“An altogether different approach”: Roles of Speech-language Pathologists in supporting Indigenous children’s language development

Indigenous children are a rapidly growing population that has unmet needs for programmatic supports to ensure optimal language development outcomes and for assessment and intervention to address speech and language delays and disorders. Seventy members of the Canadian Association of Speech-Language Pathologists and Audiologists who had at least two years of practice experience with young First Nations and/or Inuit children completed an original questionnaire asking for their perspectives on the relevance and utility of their professional preparation, goals, tools, and funding for meeting the needs of young Indigenous children. Among respondents, 79% (n=55) called for “an altogether different approach.” Statistical analyses of quantitative data showed almost complete agreement among speech-language pathologists (SLPs) on rated items. They uniformly emphasized, for example, an urgent need for repeat screening of Indigenous children from birth through age five, and the perceived importance of creating new screening tools specifically for Indigenous children. This article focuses on content analyses of S-LPs responses to open-ended questions in which they expanded upon their ratings, explaining their views of the need for distinctive areas of emphasis when S-LPs work with Indigenous children. Respondents identified the need for greater investments in community-based, capacity-building activities compared to individual-focused clinical treatment, and greater use of observation, criterion-referenced and dynamic assessment methods and language facilitation strategies that are customized with reference to the child’s home language environment. They emphasized understanding the cultural context of practice, building and calling upon collaborative relationships with family and community members, and situating practice within infant and child development programs that facilitate culturally congruent communication skills of all children and caregivers in a family or community.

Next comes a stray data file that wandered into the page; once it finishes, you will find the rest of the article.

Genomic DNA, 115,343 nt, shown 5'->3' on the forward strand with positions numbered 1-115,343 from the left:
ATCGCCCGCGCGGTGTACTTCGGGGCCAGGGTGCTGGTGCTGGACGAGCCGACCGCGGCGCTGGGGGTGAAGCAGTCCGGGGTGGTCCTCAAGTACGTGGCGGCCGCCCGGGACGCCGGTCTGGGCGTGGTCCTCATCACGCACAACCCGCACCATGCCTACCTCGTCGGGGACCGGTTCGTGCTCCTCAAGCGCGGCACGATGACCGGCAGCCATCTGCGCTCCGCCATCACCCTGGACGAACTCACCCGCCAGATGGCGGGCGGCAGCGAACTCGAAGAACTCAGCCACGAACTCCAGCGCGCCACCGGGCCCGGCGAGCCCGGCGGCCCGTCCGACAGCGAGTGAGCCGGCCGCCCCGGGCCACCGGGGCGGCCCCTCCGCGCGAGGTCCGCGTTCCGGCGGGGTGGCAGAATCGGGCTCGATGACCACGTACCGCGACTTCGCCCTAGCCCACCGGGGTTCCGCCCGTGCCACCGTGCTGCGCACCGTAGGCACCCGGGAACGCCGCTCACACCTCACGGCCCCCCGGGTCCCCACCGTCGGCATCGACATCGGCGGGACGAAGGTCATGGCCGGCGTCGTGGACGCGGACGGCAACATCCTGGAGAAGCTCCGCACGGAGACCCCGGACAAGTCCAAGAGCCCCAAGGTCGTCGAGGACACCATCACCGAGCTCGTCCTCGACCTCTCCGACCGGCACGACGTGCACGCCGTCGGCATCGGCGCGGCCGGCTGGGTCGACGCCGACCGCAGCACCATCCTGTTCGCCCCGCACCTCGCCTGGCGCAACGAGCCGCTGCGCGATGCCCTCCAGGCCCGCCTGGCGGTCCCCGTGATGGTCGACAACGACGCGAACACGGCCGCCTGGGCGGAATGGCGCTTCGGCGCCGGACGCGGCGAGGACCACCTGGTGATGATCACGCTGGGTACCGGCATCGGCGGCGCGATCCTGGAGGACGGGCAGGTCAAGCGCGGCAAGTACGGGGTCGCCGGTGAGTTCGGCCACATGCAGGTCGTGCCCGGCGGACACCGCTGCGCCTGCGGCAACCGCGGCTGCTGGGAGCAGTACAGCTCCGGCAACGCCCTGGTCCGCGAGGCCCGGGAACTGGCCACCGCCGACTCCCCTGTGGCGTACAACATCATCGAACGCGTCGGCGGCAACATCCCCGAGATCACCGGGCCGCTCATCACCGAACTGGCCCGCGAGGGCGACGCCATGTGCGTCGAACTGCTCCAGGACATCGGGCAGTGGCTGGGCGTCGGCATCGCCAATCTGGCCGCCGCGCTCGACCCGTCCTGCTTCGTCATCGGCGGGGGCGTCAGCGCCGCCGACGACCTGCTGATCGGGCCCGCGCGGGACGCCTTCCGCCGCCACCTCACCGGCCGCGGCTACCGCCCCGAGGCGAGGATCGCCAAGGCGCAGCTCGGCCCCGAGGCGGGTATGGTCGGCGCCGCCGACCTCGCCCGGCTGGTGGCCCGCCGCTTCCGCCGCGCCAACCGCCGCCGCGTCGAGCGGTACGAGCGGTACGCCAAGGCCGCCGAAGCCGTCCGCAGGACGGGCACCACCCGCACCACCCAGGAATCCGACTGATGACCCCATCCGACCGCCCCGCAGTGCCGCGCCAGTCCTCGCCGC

from the Canadian Journal of Speech-Language Pathology and Audiology


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Posted on July 15, 2011, in Research. Bookmark the permalink. Leave a comment.

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